The study analysed the prevalence of 227 illnesses in 29 breeds as well as mixed-breed housecats. Credit: Eeva Karmitsa A research group led by Professor Hannes Lohi at the University of Helsinki and Folkhälsan Research Centre has conducted a unique study on the health of Finnish cats. The most typical health issues in cats have to do with the mouth, skin and kidneys. In addition, the research group identified nearly 60 illnesses specific to particular breeds. These results can be used to improve cat welfare and develop breeding programmes, and they provide a solid foundation for future genetic research, particularly on breed-specific diseases. The study was published in the journal Frontiers in Veterinary Science, on 29 August 2016. The cat is the most popular domestic animal in Finland. Most Finnish cats are mixed-breed housecats. Just over 4,000 purebred cats are registered every year. Nevertheless, there is little literature on feline illnesses, and no systematic population-level, country-specific health surveys had been conducted until now. A comprehensive health survey was developed for this study, covering 227 diseases as well as information on the cats' living environment, diet and behaviour. The goal was to gain information on how prevalent and breed-specific certain diseases are and to generate a foundation for genetic research and the establishment of a gene bank. The comprehensive survey charted the prevalence of more than 220 illnesses among a population of more than 8,000 cats. "There is much less information about feline illnesses than, for example, canine ones. We used social media to gather our data, and the study benefitted greatly from the active participation of cat enthusiasts. Most of the data was collected in just over six months. Our research material is unique in its structure and scope, and it highlights important breed-specific genetic illnesses which are ripe for further study," explains researcher Katariina Vapalahti, the first author of the study. The research material is extensive and covers more than 8,000 cats, just over 1,500 of them housecats. The study analysed the prevalence of 227 illnesses in 29 breeds as well as mixed-breed housecats. The study determined the most common diseases and disease classifications for specific breeds and breed combinations. "All of the results by breed, including housecats, can be downloaded through our publication so that people can promote the welfare and health of their cats and researchers can decide on further lines of study. There are hundreds of images and tables in our publications. Our data is very comprehensive," Vapalahti states. New information and basis for future study The study provides a solid foundation for genetic research. "We discovered nearly 60 breed-specific, or hereditary, diseases, and so far we have only identified the genetic mutation associated with six of them. Our study will help researchers develop a strategy for genetic research and prioritising sample collection. For example, our material revealed the prevalence of asthma among Korats and a renal disease in Ragdolls. These results can also help model corresponding human illnesses. Active cooperation with cat enthusiasts must continue in the future so that we can compile all relevant data. The cat genome has been mapped, just like the dog genome, and there are research tools out there," explains Professor Lohi. The study also provides preliminary information on cat behaviour and differences between breeds. For example, British Shorthairs are calmer than many other breeds, while Turkish Vans and Bengals are more active and aggressive. The material has already been used to make more detailed behavioural analyses, and a separate publication is being prepared. "The study provides useful information for preventing disease and developing breeding programmes. The results reflect the findings of previous research in part, but they also provide a great deal of new information on the health of purebred cats and housecats alike," Lohi concludes. Explore further: Exotic cats lend paws for better feline medicine More information: Katariina Vapalahti et al. Health and Behavioral Survey of over 8000 Finnish Cats, Frontiers in Veterinary Science (2016). DOI: 10.3389/fvets.2016.00070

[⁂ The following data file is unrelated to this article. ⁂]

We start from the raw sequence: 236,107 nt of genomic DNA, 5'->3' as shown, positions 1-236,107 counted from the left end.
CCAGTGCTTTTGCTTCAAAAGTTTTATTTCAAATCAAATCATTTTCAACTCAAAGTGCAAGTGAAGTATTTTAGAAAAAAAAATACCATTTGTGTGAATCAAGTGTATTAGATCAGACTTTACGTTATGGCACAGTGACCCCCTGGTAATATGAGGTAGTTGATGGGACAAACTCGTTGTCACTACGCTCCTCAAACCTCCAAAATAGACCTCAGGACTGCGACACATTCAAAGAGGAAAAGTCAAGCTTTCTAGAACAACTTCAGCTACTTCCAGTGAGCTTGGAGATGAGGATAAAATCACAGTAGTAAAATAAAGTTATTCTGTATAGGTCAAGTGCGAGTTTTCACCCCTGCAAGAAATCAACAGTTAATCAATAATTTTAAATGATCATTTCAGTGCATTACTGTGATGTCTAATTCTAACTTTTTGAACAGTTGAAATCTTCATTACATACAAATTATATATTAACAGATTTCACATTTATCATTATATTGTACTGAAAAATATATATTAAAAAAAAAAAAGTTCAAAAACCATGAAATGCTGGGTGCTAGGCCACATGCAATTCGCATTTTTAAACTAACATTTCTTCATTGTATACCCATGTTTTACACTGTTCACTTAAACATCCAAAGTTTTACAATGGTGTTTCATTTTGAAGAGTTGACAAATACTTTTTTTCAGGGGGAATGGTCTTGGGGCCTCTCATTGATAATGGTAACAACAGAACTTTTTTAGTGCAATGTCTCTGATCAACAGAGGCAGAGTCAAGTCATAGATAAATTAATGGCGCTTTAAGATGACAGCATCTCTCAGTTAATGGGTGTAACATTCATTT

The team, part of the School of Veterinary Science, treated an eight-foot-long Proserpine Carpet Python for spinal pain earlier this month. Associate Professor Dr Bob Doneley said the snake was longer than the X-ray table, and required special treatment for assessment. "Snakes have between 300 and 400 vertebrae, each with a pair of ribs attached," he said. And though non-venomous, the Proserpine snake could still wind tightly around a human and her bite could still pack a punch. "It was a matter of anaesthetising her and then using a plastic tube to keep her back straight while we took the X-rays," Dr Doneley said. "One vertebrae in her spine was starting to dissolve and we haven't ruled out an infection." The team put the snake on painkillers and antibiotics, and will check her progress in six months. "Nothing happens in reptiles in a hurry," Dr Doneley said. Gary Fitzgerald, the clinic's head nurse, is the owner of the snake. A keen herpetologist, Mr Fitzgerald has kept reptiles since he was a small boy and, with his training as a veterinary technician, he is alert to any signs of problems. "He noticed this snake was becoming a bit more aggressive than usual, and also that when it was moving, it was keeping part of its back very straight," Dr Doneley said. "It would take an experienced reptile vet and keeper to notice this problem. So we examined the snake and pressed along its back and it reacted as if in pain." There's an art to anaesthetising snakes, as the blood vessels cannot be seen through the skin and if you hit a muscle instead of a vein, the anaesthetic may not work. "You've got to know where the veins are, then they take a minute or two to go to sleep and we put them on an anaesthetic machine using a ventilator." The clinic sees about 1000 wildlife cases a year, offering a variety of cases for UQ veterinary students to learn about treating and caring for wildlife. "I always get a buzz when someone tells me they have released something," Dr Doneley said. "This job is rewarding on so many levels. Teaching university students to look after these animals is the best part of this job. "What they learn here, they won't learn in a private practice where the focus is more on domestic animals. This is a huge opportunity to learn about disease, medicine, surgery and general care of birds, reptiles, small animals and wildlife cases. "The skills they learn now will help students to help them and similar species in future, which is particularly important if they become endangered." The Veterinary School receives no government funding for wildlife care so it relies on community support through the Wildlife Emergency Care Fund. "We are always grateful for donations to care for our native animals," Dr Doneley said.